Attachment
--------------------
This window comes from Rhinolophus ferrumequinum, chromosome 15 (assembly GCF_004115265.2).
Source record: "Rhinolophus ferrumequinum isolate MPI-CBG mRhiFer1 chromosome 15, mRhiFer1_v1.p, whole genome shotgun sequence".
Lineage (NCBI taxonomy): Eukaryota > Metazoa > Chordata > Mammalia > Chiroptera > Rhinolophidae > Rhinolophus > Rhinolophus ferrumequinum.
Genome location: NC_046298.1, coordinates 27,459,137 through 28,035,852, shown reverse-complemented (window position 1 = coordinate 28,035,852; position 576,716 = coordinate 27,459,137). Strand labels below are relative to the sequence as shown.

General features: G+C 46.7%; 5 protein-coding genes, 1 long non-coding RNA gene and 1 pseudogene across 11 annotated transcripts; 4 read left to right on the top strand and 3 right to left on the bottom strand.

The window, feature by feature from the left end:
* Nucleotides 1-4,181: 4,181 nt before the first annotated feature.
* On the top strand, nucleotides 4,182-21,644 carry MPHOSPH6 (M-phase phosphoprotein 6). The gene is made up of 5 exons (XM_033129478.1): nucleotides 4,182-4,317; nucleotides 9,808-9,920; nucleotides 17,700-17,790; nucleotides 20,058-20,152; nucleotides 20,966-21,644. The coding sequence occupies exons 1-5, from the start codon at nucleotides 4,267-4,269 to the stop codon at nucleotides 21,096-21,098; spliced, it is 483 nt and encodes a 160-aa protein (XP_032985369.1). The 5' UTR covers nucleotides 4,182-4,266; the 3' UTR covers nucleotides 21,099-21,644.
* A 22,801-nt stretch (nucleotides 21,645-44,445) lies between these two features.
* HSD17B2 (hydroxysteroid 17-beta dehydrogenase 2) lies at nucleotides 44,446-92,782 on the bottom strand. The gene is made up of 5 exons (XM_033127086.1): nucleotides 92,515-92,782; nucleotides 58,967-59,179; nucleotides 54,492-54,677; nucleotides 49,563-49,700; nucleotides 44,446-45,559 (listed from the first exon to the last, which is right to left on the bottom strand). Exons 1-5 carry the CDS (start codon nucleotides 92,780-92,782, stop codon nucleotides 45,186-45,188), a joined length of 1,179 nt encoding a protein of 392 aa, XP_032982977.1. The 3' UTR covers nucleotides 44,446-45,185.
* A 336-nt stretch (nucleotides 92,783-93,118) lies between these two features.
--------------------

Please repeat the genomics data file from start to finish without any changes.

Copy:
This window comes from Rhinolophus ferrumequinum, chromosome 15 (assembly GCF_004115265.2).
Source record: "Rhinolophus ferrumequinum isolate MPI-CBG mRhiFer1 chromosome 15, mRhiFer1_v1.p, whole genome shotgun sequence".
Lineage (NCBI taxonomy): Eukaryota > Metazoa > Chordata > Mammalia > Chiroptera > Rhinolophidae > Rhinolophus > Rhinolophus ferrumequinum.
Genome location: NC_046298.1, coordinates 27,459,137 through 28,035,852, shown reverse-complemented (window position 1 = coordinate 28,035,852; position 576,716 = coordinate 27,459,137). Strand labels below are relative to the sequence as shown.

General features: G+C 46.7%; 5 protein-coding genes, 1 long non-coding RNA gene and 1 pseudogene across 11 annotated transcripts; 4 read left to right on the top strand and 3 right to left on the bottom strand.

The window, feature by feature from the left end:
* Nucleotides 1-4,181: 4,181 nt before the first annotated feature.
* On the top strand, nucleotides 4,182-21,644 carry MPHOSPH6 (M-phase phosphoprotein 6). The gene is made up of 5 exons (XM_033129478.1): nucleotides 4,182-4,317; nucleotides 9,808-9,920; nucleotides 17,700-17,790; nucleotides 20,058-20,152; nucleotides 20,966-21,644. The coding sequence occupies exons 1-5, from the start codon at nucleotides 4,267-4,269 to the stop codon at nucleotides 21,096-21,098; spliced, it is 483 nt and encodes a 160-aa protein (XP_032985369.1). The 5' UTR covers nucleotides 4,182-4,266; the 3' UTR covers nucleotides 21,099-21,644.
* A 22,801-nt stretch (nucleotides 21,645-44,445) lies between these two features.
* HSD17B2 (hydroxysteroid 17-beta dehydrogenase 2) lies at nucleotides 44,446-92,782 on the bottom strand. The gene is made up of 5 exons (XM_033127086.1): nucleotides 92,515-92,782; nucleotides 58,967-59,179; nucleotides 54,492-54,677; nucleotides 49,563-49,700; nucleotides 44,446-45,559 (listed from the first exon to the last, which is right to left on the bottom strand). Exons 1-5 carry the CDS (start codon nucleotides 92,780-92,782, stop codon nucleotides 45,186-45,188), a joined length of 1,179 nt encoding a protein of 392 aa, XP_032982977.1. The 3' UTR covers nucleotides 44,446-45,185.
* A 336-nt stretch (nucleotides 92,783-93,118) lies between these two features.